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John Osborne Plays 1; Look Back in Anger, Epitaph for George Dillion, the ...
No preview available - 1996
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Alarum arms battle bear blood brother Buck Buckingham Cade cardinal Clar Clarence Clif Clifford crown death doth duke Humphrey duke of York Earl Earl of Warwick Eliz England Enter King Exeunt Exit eyes father fear fight folio France friends give Gloster grace gracious hand hath head hear heart heaven Henry's Holinshed honour house of Lancaster house of York Jack Cade John of Gaunt King Edward King Henry king's lady Lancaster live lord lord Hastings lord protector madam majesty Margaret ne'er never night noble peace Plantagenet play prince protector quartos queen realm reign Reignier Rich Richard Richard III Richard Plantagenet Salisbury SCENE Shakspere slain soldiers Somerset soul sovereign speak Suffolk sweet sword Talbot tell thee thine thou art thou hast thou shalt Tower traitor unto Warwick wilt words
Page 368 - Love thyself last ; cherish those hearts that hate thee; Corruption wins not more than honesty. Still in thy right hand carry gentle peace, To silence envious tongues. Be just, and fear not : Let all the ends thou aim'st at be thy country's, Thy God's and truth's ; then if thou fall'st, O Cromwell, Thou fall'st a blessed martyr.
Page 437 - I know my course. The spirit that I have seen May be the devil : and the devil hath power To assume a pleasing shape; yea, and perhaps Out of my weakness and my melancholy, As he is very potent with such spirits, Abuses me to damn me: I'll have grounds More relative than this: the play's the thing Wherein I'll catch the conscience of the king.
Page 368 - Cromwell, I did not think to shed a tear In all my miseries; but thou hast forced me, Out of thy honest truth, to play the woman. Let's dry our eyes: and thus far hear me, Cromwell; And, when I am forgotten, as I shall be, And sleep in dull cold marble, where no...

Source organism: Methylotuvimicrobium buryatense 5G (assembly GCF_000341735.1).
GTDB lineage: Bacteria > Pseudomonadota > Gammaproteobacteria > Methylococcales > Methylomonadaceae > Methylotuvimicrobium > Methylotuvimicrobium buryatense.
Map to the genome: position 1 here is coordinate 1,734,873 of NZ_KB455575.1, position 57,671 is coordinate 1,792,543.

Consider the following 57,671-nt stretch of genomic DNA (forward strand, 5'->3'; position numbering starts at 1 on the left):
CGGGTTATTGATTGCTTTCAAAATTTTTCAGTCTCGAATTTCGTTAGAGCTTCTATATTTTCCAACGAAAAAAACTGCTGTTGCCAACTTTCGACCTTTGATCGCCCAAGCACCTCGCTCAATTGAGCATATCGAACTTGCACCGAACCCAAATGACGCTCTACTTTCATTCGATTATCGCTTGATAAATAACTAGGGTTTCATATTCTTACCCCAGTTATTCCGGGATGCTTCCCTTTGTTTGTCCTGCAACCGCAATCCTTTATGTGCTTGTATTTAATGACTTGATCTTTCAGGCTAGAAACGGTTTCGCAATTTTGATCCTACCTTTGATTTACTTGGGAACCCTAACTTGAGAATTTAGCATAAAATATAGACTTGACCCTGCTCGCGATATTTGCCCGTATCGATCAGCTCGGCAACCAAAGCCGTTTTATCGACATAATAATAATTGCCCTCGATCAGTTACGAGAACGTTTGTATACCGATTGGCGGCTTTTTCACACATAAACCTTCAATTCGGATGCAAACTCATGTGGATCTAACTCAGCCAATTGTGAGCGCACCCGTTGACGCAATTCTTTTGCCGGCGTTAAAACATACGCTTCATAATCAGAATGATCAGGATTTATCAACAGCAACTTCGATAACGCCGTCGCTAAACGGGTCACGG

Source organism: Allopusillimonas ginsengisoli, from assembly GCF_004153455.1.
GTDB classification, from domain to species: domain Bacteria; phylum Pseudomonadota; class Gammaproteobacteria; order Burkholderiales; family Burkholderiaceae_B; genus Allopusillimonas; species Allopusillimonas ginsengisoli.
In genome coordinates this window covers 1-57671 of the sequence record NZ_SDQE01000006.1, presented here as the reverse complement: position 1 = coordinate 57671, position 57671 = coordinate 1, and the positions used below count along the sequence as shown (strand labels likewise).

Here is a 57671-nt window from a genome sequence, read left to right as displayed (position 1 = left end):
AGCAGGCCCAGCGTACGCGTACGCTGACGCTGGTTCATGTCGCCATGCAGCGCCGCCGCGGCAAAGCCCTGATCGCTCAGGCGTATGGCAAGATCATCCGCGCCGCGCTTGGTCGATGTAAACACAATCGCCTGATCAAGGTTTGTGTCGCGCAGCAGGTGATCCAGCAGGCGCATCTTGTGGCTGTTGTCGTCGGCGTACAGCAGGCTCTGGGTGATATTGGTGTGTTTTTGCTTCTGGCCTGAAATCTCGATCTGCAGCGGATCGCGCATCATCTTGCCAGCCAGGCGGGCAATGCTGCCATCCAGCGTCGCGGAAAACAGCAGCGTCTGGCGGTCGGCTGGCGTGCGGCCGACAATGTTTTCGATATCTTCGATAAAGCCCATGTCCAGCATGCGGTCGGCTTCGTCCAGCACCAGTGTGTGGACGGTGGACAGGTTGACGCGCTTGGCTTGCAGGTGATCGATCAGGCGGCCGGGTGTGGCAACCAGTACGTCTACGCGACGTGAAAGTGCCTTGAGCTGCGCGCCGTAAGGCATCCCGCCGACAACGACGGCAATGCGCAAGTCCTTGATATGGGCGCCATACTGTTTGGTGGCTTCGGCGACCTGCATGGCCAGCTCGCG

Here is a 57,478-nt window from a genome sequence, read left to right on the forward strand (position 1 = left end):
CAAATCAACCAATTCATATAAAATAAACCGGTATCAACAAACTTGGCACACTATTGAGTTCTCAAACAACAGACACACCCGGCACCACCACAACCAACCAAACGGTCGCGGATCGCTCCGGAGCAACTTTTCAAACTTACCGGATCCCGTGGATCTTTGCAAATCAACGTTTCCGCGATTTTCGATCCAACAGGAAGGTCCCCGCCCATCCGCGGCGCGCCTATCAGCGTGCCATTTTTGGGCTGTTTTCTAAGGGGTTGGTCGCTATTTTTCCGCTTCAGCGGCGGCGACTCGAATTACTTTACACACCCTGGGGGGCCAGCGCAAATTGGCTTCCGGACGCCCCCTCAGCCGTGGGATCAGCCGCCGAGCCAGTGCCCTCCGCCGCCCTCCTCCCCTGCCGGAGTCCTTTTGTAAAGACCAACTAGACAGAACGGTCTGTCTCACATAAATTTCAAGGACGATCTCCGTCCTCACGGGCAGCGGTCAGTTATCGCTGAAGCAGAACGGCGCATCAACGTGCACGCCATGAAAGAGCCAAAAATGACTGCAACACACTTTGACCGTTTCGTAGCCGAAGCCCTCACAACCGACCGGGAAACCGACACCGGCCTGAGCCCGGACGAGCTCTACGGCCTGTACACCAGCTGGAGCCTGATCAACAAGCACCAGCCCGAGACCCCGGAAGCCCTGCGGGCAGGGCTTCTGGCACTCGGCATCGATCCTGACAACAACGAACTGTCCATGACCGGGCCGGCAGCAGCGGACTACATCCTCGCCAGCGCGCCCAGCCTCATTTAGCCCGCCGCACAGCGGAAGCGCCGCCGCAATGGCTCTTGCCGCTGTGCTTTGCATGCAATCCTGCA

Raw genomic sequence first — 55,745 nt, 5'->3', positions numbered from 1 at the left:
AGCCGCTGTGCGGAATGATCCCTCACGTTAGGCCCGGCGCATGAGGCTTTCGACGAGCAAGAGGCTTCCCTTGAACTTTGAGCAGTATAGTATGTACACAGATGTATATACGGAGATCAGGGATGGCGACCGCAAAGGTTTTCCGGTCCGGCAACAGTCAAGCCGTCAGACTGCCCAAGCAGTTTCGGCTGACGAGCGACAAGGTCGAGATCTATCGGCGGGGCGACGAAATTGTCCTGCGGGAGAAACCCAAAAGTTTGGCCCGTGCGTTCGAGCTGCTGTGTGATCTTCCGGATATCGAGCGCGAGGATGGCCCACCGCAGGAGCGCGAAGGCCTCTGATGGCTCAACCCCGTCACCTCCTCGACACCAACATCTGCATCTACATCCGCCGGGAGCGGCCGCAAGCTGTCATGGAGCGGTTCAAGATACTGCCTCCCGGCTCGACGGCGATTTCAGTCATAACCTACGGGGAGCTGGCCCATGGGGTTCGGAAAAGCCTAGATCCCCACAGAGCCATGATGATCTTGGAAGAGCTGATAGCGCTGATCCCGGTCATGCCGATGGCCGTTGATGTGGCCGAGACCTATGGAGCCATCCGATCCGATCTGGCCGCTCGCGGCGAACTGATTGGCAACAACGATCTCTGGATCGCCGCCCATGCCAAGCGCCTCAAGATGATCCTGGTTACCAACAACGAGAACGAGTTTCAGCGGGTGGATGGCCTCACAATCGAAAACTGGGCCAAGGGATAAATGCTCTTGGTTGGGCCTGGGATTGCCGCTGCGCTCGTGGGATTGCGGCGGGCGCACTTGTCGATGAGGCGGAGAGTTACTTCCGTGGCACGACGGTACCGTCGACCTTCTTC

Page 174 - God ! methinks , it were a happy life , To be no better than a homely swain ; To sit upon a hill , as I do now , To carve out dials quaintly , point by point , Thereby to see the minutes how they run : How many make the hour full complete , How many hours bring about the day , How many days will finish up the year , How many years a mortal man may live. When this is known , then to divide the times : So many hours must I tend my flock ; So many hours must I take my rest ; So many hours must I contemplate;...
Page 367 - Like little wanton boys that swim on bladders, This many summers in a sea of glory ; But far beyond my depth ; my high-blown pride At length broke under me ; and now has left me, Weary, and old with service, to the mercy Of a rude stream, that must for ever hide me. Vain pomp and glory of this world, I hate ye ; I feel my heart new opened : O, how wretched Is that poor man, that hangs on princes...
Page 426 - Be brave, then ; for your captain is brave, and vows reformation. There shall be in England seven halfpenny loaves sold for a penny ; the three-hooped pot shall have ten hoops ; and I will make it felony to drink small beer; all the realm shall be in common, and in Cheapside shall my palfry go to grass ; and when I am king, as king I will be, All.
Page 427 - Thou hast most traitorously corrupted the youth of the realm in erecting a grammar school; and whereas, before, our forefathers had no other books but the score and the tally, thou hast caused printing to be used, and, contrary to the king, his crown and dignity, thou hast built a paper-mill. It will be proved to thy face that thou hast men about thee that usually talk of a noun and a verb, and such abominable words as no Christian ear can endure to hear.
Page 241 - Deform'd, unfinish'd, sent before my time Into this breathing world, scarce half made up, And that so lamely and unfashionable That dogs bark at me as I halt by them Why, I, in this weak piping time of peace. Have no delight to pass away the time. Unless to see my shadow in the sun And descant on mine own deformity. And therefore, since I cannot prove a lover To entertain these fair well-spoken days, I am determined to prove a villain And hate the idle pleasures of these days.
Page 195 - Suggest but truth to my divining thoughts, This pretty lad will prove our country's bliss. His looks are full of peaceful majesty ; His head by nature fram'd to wear a crown, His hand to wield a sceptre ; and himself Likely in time to bless a regal throne.